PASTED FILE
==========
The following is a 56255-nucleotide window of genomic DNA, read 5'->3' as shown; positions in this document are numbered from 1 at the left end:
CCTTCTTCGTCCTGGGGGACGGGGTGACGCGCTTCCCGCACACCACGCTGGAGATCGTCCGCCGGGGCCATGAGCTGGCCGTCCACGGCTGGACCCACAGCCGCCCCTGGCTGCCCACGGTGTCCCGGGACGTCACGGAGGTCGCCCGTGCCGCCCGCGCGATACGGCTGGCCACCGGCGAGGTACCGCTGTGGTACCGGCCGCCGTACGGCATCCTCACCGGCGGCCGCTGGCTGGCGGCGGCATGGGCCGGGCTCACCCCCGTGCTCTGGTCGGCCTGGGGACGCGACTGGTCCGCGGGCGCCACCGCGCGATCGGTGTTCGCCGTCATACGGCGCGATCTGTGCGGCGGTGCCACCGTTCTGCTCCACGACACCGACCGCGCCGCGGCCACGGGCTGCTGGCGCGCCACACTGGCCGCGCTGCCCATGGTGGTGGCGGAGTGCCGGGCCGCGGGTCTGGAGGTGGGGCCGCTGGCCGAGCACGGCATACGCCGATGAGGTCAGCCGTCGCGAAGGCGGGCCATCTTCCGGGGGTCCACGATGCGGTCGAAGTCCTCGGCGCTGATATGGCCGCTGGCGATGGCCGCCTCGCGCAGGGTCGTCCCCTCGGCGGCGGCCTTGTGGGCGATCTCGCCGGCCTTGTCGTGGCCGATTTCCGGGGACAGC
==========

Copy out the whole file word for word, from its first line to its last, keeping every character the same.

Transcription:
The following is a 56255-nucleotide window of genomic DNA, read 5'->3' as shown; positions in this document are numbered from 1 at the left end:
CCTTCTTCGTCCTGGGGGACGGGGTGACGCGCTTCCCGCACACCACGCTGGAGATCGTCCGCCGGGGCCATGAGCTGGCCGTCCACGGCTGGACCCACAGCCGCCCCTGGCTGCCCACGGTGTCCCGGGACGTCACGGAGGTCGCCCGTGCCGCCCGCGCGATACGGCTGGCCACCGGCGAGGTACCGCTGTGGTACCGGCCGCCGTACGGCATCCTCACCGGCGGCCGCTGGCTGGCGGCGGCATGGGCCGGGCTCACCCCCGTGCTCTGGTCGGCCTGGGGACGCGACTGGTCCGCGGGCGCCACCGCGCGATCGGTGTTCGCCGTCATACGGCGCGATCTGTGCGGCGGTGCCACCGTTCTGCTCCACGACACCGACCGCGCCGCGGCCACGGGCTGCTGGCGCGCCACACTGGCCGCGCTGCCCATGGTGGTGGCGGAGTGCCGGGCCGCGGGTCTGGAGGTGGGGCCGCTGGCCGAGCACGGCATACGCCGATGAGGTCAGCCGTCGCGAAGGCGGGCCATCTTCCGGGGGTCCACGATGCGGTCGAAGTCCTCGGCGCTGATATGGCCGCTGGCGATGGCCGCCTCGCGCAGGGTCGTCCCCTCGGCGGCGGCCTTGTGGGCGATCTCGCCGGCCTTGTCGTGGCCGATTTCCGGGGACAGC